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The story follows Bob Hughes (Matt Dillon) and his “family” of drug addicts as they travel across the US Pacific Northwest in the early 1970’s, supporting their habit by robbing pharmacies and hospitals. A highlight of the film is an appearance by recovering addict William Burroughs as Tom, a defrocked priest who lectures Bob on the dangers of temptation. After a tragedy strikes the “family” , Bob decides to try to go straight but finds that there is more to extricating himself from the drug user’s lifestyle than just giving up drugs. It was a breakout performance by Matt Dillion that helped solidify his career and the success of the movie.

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Leaving Las Vegas
Mike Figgis, 1995

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Because his wife left him and took his son with her, screenwriter Ben Anderson (Nicolas Cage) has started drinking….a lot. When he gets fired, he decides to leave everything behind and move to Las Vegas and drink himself to death. In Las Vegas he meets Sera, (Elisabeth Shue)a prostitute with some problems as well who he moves in with. Mike Figgis masterminded the film, not only directing but writing the script and composing the score. In April 1994, shortly before preproduction of the film began, John O’Brien, author of the semi-autobiographical novel this film is based on, committed suicide. As a result, the production was stopped temporarily. Throughout production, Figgis had problems because permits were not issued for some street scenes. This caused him to film some scenes in one shot to avoid any police contact.

Cage researched his character by binge drinking in Dublin for two weeks and had a friend to videotape him under the influence so he could study his speech patterns. He later admitted that “it was one of the most enjoyable pieces of research I’ve ever had to do for a part.” Nicolas Cage received an Academy Award for Best Actor for his work in this film. Elisabeth Shue was nominated for the Academy Award for Best Actress and the film also received nominations for Best Screenplay and Best Director.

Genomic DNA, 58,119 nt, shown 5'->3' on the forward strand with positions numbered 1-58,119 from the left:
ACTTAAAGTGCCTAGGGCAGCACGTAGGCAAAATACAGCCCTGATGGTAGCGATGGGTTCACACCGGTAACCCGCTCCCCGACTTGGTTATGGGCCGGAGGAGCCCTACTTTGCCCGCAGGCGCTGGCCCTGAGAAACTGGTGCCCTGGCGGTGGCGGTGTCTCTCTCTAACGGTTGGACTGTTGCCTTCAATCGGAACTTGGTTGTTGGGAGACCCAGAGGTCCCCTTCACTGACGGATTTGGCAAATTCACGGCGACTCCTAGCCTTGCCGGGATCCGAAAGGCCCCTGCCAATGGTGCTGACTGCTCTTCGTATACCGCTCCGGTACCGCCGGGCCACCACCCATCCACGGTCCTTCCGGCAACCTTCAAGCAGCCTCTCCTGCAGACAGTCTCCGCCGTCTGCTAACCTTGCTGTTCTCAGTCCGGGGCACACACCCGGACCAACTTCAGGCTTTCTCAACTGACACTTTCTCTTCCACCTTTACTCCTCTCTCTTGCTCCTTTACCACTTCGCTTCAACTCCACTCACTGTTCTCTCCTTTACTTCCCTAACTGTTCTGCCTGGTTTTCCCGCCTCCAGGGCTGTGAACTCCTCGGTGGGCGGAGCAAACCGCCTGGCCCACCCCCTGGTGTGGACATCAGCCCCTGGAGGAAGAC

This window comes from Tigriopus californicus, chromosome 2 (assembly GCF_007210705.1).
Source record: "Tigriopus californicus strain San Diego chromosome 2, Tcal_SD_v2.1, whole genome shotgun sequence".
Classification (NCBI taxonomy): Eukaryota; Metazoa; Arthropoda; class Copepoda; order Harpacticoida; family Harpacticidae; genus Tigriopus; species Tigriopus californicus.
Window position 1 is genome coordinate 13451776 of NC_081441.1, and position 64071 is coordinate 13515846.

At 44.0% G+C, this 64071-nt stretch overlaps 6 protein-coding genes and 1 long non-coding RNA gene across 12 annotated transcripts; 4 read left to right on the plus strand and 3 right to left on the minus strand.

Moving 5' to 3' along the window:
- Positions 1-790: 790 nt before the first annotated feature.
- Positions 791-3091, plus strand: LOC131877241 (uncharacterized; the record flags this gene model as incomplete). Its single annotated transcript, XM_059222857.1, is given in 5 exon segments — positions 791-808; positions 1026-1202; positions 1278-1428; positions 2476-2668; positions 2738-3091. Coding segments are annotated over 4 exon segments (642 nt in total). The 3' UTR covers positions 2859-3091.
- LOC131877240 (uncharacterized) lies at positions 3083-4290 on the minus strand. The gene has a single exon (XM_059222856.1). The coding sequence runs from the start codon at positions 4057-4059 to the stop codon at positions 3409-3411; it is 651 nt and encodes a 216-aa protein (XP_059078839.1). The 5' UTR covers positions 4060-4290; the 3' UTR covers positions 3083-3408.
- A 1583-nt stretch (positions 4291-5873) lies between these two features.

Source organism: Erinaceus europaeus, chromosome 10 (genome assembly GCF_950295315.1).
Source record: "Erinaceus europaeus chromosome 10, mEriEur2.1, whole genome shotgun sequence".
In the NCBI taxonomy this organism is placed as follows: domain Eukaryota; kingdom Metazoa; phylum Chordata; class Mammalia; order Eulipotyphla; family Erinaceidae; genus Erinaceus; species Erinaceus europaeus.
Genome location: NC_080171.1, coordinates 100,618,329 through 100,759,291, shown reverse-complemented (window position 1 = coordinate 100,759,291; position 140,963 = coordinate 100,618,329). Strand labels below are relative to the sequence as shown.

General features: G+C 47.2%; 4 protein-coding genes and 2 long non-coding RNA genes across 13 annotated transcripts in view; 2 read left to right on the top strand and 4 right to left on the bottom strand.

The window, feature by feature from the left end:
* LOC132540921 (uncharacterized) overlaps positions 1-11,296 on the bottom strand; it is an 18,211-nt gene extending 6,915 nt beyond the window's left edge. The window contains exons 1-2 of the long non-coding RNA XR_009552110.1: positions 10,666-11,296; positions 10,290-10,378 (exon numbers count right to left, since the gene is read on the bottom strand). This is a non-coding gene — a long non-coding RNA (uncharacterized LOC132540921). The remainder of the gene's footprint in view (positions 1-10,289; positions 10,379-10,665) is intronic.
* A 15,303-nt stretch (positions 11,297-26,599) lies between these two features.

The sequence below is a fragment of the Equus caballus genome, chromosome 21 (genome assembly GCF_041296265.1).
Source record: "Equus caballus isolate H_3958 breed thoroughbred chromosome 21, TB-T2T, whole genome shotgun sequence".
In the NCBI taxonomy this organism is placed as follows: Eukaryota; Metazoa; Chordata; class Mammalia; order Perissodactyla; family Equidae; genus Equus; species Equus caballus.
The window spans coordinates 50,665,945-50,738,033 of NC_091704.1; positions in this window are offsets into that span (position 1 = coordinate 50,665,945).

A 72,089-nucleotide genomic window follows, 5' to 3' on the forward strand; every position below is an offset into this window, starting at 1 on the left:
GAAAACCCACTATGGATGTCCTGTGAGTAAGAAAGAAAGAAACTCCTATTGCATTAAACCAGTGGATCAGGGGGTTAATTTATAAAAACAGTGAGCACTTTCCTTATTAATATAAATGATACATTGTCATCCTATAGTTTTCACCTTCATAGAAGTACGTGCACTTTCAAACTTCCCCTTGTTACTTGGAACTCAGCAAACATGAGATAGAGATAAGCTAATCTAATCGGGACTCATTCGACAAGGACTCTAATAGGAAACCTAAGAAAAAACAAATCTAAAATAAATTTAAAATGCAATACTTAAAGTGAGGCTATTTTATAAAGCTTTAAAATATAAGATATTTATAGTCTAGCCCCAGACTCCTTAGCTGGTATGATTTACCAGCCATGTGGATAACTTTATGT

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Days of Wine and Roses
Blake Edwards, 1962


This classic film depicts the subtle, insidious nature of alcohol addiction. It follows the downward spiral of two average Americans who succumb to alcoholism and attempt to deal with their problem. Joe is a former social drinker who turns alcoholic due to pressures at work. He meets his future wife Kirsten at a party, and they both slowly become full-blown alcoholics and lose everything. Joe’s crazy and frenzied smash up of the contents of his in-laws greenhouse while looking for a bottle of booze he had hidden there highlights the characters descent into madness.

Director Blake Edwards became a non-drinker a year after completing the film and went into substance recovery. He said that he and Jack Lemmon were heavy drinkers while making the film. Both Lemmon and actress Lee Remick sought help from Alcoholics Anonymous long after they had completed the film. The film had a lasting effect in helping alcoholics deal with their problem. Today Days of Wine and Roses is required viewing in many alcoholic and drug rehabilitation clinics across America.

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Requiem for a Dream
Darren Aronofsky, 2000

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This is probably the grittiest, dirtiest, saddest yet most realistic portrayal of drug users ever put on film. This movie exposes four paralleled individuals and their menacing addiction to heroin, cocaine, and diet pills (speed). Taking place in Brooklyn amidst the decaying Coney Island, the drugs are very easily obtained and keep each main character in its cycle of dependence. Watching the addicts spiral out of control, we bear witness to the ugliest portions of the underworld addicts reside in. Ellen Burstyn was nominated for an Academy Award for her role as Sara Goldfarb, the mother of one of the addicts.

Buy the DVD at AmazonThis article is licensed under the GFDL because it contains quotations from Wikipedia. Some synopses are courtesy of IMDB, the Internet Movie Database.